Should Companies be Spoiling Their Own Game? (SPOILERS) - hist Blog - www.GameInformer.com
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Should Companies be Spoiling Their Own Game? (SPOILERS)

Actually, no spoilers, but now that I have your attention.

I was reading Games Radar earlier today, and came across this interesting editorial by David Houghton: "Why Publishers Are Killing Their Games With Pre-Release Hype."

And it got me to thinking (Empty Chair: Uh oh...).

What is the proper balance that companies can take to hype their game while still not spoiling things for their players?

I think games media has generally done a good job of avoiding spoilers in their articles about games, unless it's clearly labelled as having spoilers. In fact, I don't even think they'll talk about the ending of Red Dead Redemption yet without a warning, despite it being a fairly old game (Houghton doesn't even mention it, just saying that a drunken friend told him what it was and he has never finished the game because of that). I know Game Informer is very cautious about spoiling games.

It's kind of hard to avoid that when the companies themselves are putting the information out there for all to see.

How many times have you heard (or maybe even you've said yourself) "I'm not watching any trailers or reading anything about (High-Profile Game) because I don't want any spoilers?" Companies are walking a fine line between getting consumers interested in playing their games and telling them too much. You get that with movie trailers as well, where it's often said 'the best parts of the movie are already in the trailers." But often they don't spoil the major twist of the movie. Sometimes, though, your game twist might be spoiled. Just a bit of gameplay footage may accidentally show something that consumers don't really want to see.

Maybe the gameplay footage shows you fighting somebody, and then when you pick up the game, that person is a friend at the beginning of the game? Wouldn't that make you stop and think? "Ok, looks like this guy's going to betray me at some point."

Houghton gives an excellent example of the Mexico trailer for Red Dead Redemption. I completely agree with him that it would have had much more impact if we had no idea that we would be going to Mexico for a major part of the center of the game. Sure, some of the gameplay footage could have shown Mexico, because without being identified as such, how would you know? It may just be a section of New Austin that you haven't approached yet. But this trailer was intended to whet your whistle for the new experience, and it became a player expectation instead of a surprise.

Companies are in a pickle, though. Just how much is too much to reveal? Games seem to be trying to emulate movies maybe a little too much. They're trying to sell the game based only on its story, and that's where you get into spoiler territory. How many story-based trailers do you need, really? Isn't gameplay supposed to be a major selling point in games? I realize that we all love game stories, and we're trying to increase the cache of games by making them mediums of art (Empty Chair: Do NOT go there!). But gameplay is important too, and I think game company hype should start concentrating more on gameplay and less on story.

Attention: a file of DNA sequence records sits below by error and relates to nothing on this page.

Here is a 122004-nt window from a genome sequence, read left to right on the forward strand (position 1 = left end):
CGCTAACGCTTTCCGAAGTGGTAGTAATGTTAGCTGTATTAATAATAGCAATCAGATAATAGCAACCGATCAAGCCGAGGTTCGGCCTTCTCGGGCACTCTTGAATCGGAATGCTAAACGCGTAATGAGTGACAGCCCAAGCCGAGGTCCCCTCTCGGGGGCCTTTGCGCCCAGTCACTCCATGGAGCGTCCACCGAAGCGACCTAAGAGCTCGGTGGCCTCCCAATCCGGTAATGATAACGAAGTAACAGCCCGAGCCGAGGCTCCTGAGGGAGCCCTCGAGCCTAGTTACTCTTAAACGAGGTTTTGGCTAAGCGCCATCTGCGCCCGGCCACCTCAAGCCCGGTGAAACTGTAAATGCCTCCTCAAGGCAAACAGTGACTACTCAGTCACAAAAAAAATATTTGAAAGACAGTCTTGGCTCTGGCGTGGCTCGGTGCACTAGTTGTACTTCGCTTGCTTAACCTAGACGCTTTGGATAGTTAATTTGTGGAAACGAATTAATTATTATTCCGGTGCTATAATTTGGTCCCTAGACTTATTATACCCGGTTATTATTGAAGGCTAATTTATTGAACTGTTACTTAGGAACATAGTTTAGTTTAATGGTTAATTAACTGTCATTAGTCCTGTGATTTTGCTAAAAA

They shouldn't ignore stories, of course. Stories are important. But if you start emphasizing gameplay too, you can have the same amount of trailers and hype and maybe, just perhaps, try to avoid story spoilers.

And come on, publishers. I know you are trying to reach out to fans directly and avoid the media filter, but do you really need so many trailers and "behind the scenes" videos and all of that?

Here's what Houghton had to say about Bioshock Infinite, which after finishing the game, I totally agree with (though I didn't actually watch any of these trailers, so it was actually all new to me):

"Take Bioshock Infinite for example. Despite Ken Levine’s pledge to not over-expose the game too early, between August 2012 and the game’s launch in 2013 we got 14 officially produced featurettes covering backstory, plot threads, entire character histories and story arcs, the skylines, the parallel universe mechanics, the later evolution of the civil war storyline, the Handymen, the Boys of Silence, the Siren boss fight and the Songbird. Simply, if you watched all of them pre-release, there was barely anything left by the time you actually got the game. And that’s not even taking into account the number of what would later turn out to be major environmental reveals lurking in the backgrounds of those videos. Or the raft of standard trailers we were delivered along the way."

Do we really need all of that? Who remained to be convinced by all of this? Who originally wasn't going to buy the game but then, after seeing all this crap, decided "hey, maybe I should check this out!" (Empty Chair: *reluctantly raises hand*)

Companies need to step back and take a look at their marketing practices. Otherwise, there will be more and more people who say "I'm avoiding all information about this game because I know I'll come across something I don't want to see." If that happens, what's the point of doing all of this in the first place?

If a trailer is put out in the wild and nobody watches it, does the game really exist?

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Was going to talk about how we as gamers feel about spoilers, but I think that will be another blog


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